In a recent interview with Toronto Life, Geddy Lee talked about Rush’s decision to forgo joining Led Zeppelin.
Initially, Rush was under pressure to become more commercial in their early days, but the bassist said that they weren’t interested in that. The three members of the group, Lee, Alex Lifeson, and Neil Peart, were immune to extraneous influences because of their close relationship and shared creative vision. In response to a follow-up inquiry regarding their thoughts on being more palatable to fans of mainstream radio, Geddy said:
“That’s what our label and management wanted us to do. They kept saying that our destiny was to be like Led Zeppelin or Bad Company, but we had other ideas. We refused to shy away from the concept album. Instead, we put out a better one about things happening in space. That album was ‘2112.’”
Lee On His Vocal Style
Earlier in the interview, the interviewer brought up how Lee’s singing voice is frequently made fun of, with comparisons to a “hamster on amphetamines” and comments that it sounds like someone screaming in agony. The rock musician, however, finds these descriptors intriguing, as he clarified, citing a few hard rock vocalists as his sources of inspiration:
“Ha! I was influenced by guys like Steve Marriott and Robert Plant — hard-rock screechers. Over the years, I’ve spent time expanding my range to be more melodious. But the real fans like it when I go all the way up there.”
Rush’s Acknowledgment Of Led Zeppelin’s Influence
Rush has never disputed the band’s impact on them, even if they declined to follow in Led Zeppelin’s footsteps. The bassist discussed the significant influence of Led Zeppelin’s debut album on the trio in his most recent biography, “My Effin’ Life,” explaining:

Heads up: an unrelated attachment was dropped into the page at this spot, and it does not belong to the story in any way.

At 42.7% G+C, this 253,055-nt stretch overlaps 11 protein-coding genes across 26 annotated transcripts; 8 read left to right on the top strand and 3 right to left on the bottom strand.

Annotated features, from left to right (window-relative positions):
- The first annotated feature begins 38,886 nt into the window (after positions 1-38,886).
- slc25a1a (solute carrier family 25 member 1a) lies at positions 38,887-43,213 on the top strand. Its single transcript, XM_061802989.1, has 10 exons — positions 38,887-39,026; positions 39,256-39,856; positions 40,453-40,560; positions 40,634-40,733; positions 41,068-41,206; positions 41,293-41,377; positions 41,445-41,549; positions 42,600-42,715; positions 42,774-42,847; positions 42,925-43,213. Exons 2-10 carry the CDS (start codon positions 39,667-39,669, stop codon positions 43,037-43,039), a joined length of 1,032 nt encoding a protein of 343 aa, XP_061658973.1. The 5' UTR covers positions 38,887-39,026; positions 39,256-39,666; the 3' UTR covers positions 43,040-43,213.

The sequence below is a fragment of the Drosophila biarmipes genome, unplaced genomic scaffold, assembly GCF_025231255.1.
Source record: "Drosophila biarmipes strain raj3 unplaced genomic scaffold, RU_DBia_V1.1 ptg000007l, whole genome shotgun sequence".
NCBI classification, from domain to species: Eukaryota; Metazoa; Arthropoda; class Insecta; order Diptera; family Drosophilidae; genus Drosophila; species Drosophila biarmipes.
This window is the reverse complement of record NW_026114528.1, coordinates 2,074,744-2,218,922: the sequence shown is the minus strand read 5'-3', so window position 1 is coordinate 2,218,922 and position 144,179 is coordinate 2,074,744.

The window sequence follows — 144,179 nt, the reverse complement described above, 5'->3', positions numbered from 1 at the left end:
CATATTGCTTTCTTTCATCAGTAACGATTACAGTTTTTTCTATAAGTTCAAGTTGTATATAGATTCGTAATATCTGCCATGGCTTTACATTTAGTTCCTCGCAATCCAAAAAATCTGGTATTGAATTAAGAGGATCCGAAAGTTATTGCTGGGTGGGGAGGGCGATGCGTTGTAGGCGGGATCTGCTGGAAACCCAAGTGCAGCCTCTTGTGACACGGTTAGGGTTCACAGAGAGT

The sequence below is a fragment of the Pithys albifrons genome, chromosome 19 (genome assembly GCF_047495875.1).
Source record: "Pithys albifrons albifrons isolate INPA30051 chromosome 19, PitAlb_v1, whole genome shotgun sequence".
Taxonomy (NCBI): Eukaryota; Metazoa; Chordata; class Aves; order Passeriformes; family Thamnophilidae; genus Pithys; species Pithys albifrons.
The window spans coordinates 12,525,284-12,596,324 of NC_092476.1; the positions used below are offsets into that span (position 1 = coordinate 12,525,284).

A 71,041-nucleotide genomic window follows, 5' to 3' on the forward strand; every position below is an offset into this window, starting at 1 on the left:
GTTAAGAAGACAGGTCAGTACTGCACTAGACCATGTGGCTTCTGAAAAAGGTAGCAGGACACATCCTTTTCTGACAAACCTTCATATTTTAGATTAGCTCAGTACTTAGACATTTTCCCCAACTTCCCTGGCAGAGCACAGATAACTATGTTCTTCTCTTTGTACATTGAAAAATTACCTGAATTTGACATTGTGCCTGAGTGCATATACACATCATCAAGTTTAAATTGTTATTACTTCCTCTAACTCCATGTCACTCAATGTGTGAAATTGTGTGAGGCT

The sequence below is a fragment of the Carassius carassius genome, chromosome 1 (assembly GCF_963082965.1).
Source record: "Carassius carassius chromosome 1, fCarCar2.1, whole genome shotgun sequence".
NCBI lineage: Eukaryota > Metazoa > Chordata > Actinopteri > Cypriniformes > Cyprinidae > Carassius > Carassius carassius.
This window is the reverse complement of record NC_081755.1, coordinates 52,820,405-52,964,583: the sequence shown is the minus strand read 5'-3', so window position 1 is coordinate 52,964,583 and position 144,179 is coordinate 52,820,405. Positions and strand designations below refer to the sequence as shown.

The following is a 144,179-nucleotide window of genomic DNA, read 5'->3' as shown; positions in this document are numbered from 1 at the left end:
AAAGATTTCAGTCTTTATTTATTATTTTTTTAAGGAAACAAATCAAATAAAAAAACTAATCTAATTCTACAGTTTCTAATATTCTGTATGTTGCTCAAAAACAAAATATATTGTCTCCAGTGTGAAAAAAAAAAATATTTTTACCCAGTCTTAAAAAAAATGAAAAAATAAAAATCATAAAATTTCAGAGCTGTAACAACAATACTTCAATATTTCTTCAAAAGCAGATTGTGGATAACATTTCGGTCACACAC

“As soon as their first album was released, we ran to our local Sam the Record Man, only to find that word was spreading fast and it was already out of stock. When the re-order finally came in, we grabbed one, headed home, and laid it on my turntable. I can still remember the three of us sitting there on the bed in utter awe, listening to the heaviosity of ‘Good Times Bad Times,’ the fire of ‘Communication Breakdown,’ and oh, that drum sound!”
Following his praise for Plant’s broad vocal range, Jimmy Page’s guitar prowess, and John Paul Jones’s bass lines, Geddy talked about:
“They were a huge, huge influence on us. The phrase’ heavy metal’ didn’t suit Zeppelin. It didn’t suit them because they were so much more than a heavy metal band. They had a sound that constantly surprised. They used influences, and they took chances that other heavy metal bands just would not conceive of.”
In the past, Lee said that his fondest concert memory is of Led Zeppelin’s Toronto performance, which he described as a fantastic experience. He remembered how thrilled he and his buddies were to be experiencing every aspect of the event, and how they had spent the whole night getting tickets for this show.